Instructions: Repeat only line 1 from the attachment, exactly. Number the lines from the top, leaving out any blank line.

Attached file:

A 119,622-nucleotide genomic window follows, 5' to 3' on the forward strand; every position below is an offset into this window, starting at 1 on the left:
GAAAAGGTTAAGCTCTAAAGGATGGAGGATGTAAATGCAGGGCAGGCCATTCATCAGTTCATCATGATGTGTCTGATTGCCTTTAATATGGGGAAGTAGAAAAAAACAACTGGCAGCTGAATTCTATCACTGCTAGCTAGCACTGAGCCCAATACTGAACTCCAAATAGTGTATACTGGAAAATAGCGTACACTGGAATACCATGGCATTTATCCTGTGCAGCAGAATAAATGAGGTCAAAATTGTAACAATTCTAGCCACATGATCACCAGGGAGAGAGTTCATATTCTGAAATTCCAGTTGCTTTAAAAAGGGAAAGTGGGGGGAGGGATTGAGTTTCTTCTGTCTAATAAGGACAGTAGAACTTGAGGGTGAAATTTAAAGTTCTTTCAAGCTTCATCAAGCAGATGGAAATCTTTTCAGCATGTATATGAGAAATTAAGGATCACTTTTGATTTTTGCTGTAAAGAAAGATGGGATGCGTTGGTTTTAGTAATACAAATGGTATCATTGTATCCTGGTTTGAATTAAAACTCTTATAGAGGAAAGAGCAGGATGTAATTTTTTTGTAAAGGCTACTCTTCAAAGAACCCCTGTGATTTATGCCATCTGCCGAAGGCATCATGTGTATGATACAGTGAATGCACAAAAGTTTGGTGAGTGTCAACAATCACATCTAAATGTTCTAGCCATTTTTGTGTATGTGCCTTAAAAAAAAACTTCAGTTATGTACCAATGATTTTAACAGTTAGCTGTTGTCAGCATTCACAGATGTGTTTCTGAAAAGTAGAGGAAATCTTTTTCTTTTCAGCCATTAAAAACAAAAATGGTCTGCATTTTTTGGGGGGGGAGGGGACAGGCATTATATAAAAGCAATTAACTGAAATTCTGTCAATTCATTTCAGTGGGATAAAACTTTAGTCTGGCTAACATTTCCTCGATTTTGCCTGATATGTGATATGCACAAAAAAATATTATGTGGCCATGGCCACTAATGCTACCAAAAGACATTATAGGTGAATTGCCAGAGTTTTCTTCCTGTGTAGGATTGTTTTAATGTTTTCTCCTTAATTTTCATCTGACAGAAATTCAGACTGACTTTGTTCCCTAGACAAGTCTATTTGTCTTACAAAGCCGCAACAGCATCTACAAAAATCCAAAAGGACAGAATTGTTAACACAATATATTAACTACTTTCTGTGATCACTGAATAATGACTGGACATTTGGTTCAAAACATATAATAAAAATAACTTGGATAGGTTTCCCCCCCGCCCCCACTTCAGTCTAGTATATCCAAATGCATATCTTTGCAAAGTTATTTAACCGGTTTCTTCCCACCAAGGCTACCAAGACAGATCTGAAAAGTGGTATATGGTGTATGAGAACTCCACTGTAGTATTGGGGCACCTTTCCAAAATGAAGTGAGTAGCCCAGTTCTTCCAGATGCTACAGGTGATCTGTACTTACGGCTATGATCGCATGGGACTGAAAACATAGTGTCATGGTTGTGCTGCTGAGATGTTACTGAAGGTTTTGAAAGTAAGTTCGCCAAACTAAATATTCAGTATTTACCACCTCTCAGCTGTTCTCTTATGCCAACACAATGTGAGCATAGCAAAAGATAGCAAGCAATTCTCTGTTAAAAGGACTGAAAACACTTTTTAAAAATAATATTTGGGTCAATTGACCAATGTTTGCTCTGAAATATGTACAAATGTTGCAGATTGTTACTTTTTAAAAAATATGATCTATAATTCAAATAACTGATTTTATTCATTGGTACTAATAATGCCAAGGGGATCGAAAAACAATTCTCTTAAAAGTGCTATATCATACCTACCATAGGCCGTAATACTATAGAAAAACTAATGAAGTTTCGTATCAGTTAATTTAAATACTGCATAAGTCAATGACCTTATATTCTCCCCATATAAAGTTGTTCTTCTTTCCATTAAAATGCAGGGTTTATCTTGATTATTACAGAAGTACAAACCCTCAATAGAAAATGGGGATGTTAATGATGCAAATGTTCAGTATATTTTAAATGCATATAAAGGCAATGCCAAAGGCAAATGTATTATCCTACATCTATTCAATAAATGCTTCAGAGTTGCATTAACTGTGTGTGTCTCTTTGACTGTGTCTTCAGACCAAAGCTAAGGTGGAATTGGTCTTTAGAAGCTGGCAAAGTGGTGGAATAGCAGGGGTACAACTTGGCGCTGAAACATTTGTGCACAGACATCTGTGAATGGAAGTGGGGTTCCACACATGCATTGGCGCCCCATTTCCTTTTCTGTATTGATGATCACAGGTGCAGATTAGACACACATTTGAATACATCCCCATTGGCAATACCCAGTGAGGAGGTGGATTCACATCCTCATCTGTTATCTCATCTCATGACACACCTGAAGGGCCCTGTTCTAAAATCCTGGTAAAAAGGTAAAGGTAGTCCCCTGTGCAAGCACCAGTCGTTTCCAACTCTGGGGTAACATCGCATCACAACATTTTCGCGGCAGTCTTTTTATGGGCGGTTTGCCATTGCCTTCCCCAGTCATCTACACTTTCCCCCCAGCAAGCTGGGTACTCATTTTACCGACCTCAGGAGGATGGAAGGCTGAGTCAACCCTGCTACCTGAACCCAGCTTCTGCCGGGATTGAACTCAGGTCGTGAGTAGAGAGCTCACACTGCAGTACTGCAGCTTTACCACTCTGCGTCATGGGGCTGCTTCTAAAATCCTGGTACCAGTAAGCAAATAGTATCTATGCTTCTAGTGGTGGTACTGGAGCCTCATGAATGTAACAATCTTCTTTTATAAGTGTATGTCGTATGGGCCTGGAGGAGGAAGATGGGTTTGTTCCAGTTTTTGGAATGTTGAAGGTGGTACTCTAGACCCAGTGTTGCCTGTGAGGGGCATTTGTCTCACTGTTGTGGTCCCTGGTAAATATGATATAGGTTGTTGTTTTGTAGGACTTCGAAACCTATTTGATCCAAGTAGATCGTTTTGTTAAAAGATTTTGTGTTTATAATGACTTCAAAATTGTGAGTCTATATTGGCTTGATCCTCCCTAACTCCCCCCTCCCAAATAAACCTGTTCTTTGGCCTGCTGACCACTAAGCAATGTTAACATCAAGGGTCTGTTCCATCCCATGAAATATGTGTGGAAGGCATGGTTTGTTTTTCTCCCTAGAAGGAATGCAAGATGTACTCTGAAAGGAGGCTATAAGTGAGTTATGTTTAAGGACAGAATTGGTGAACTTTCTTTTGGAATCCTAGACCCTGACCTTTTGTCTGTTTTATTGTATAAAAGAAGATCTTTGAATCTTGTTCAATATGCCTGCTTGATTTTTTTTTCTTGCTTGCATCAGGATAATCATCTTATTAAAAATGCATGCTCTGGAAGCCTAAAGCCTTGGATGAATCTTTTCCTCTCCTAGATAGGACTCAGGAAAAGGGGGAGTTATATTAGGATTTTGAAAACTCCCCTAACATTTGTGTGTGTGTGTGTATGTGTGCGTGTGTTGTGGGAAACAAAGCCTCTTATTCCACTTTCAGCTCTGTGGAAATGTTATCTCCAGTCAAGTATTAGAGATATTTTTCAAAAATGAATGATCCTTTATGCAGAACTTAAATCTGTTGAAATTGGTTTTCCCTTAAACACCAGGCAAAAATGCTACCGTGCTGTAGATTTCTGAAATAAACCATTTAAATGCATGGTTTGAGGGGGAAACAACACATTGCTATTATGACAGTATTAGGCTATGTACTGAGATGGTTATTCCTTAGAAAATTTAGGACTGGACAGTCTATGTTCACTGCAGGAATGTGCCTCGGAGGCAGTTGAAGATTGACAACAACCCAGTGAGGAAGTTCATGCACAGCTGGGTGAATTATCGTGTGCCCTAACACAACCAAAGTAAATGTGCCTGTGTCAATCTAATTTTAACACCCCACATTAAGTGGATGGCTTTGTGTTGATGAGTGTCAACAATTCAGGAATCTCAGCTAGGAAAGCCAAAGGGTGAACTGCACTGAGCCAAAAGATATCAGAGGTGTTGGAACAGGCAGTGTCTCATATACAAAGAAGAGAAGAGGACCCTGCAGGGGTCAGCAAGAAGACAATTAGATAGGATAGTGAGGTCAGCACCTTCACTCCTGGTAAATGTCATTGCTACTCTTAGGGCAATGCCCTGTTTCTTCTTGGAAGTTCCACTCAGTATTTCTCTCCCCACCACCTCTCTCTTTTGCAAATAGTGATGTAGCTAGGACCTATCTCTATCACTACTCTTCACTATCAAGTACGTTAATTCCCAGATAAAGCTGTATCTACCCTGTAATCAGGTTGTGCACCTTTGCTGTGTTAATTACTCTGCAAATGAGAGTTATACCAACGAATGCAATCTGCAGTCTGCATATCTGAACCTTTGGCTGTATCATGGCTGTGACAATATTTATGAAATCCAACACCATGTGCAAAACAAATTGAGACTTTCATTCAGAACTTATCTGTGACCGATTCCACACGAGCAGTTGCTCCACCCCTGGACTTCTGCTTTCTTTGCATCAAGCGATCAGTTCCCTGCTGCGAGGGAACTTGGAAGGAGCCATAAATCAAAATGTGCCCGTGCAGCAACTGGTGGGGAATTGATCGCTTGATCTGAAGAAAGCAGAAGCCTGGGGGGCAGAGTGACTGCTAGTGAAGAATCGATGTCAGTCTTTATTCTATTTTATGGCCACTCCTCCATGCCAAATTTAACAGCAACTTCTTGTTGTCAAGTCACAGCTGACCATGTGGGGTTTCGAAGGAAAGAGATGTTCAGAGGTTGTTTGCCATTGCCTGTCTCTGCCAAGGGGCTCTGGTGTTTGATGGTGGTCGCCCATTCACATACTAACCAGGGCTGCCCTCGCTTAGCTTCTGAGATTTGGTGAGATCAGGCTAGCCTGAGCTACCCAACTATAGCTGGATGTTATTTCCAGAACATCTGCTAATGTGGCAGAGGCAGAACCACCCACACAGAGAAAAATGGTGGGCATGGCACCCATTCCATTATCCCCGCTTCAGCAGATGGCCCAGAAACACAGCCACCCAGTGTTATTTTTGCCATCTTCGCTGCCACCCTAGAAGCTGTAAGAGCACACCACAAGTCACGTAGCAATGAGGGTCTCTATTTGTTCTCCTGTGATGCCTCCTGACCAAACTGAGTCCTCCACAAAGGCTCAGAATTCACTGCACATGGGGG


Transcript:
A 119,622-nucleotide genomic window follows, 5' to 3' on the forward strand; every position below is an offset into this window, starting at 1 on the left: